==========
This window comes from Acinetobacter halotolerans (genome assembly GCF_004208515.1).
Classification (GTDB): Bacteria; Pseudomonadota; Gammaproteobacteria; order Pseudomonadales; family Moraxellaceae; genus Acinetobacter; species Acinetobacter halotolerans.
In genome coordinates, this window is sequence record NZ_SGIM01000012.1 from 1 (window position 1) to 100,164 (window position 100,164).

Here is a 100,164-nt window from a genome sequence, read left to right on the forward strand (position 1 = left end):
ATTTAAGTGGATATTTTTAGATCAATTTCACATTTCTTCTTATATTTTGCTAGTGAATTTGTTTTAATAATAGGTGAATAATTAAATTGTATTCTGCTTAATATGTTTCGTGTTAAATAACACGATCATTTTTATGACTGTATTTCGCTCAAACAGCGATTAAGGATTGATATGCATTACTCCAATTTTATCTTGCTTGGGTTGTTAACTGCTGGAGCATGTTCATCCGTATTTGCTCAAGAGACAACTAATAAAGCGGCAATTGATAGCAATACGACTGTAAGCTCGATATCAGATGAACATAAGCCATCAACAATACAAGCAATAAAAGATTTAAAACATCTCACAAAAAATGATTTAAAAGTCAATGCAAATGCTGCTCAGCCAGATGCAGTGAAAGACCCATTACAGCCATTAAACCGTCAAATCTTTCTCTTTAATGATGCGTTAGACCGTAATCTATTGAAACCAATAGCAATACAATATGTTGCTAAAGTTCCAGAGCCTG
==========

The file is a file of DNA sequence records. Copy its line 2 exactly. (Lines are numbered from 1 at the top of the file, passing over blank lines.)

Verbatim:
Classification (GTDB): Bacteria; Pseudomonadota; Gammaproteobacteria; order Pseudomonadales; family Moraxellaceae; genus Acinetobacter; species Acinetobacter halotolerans.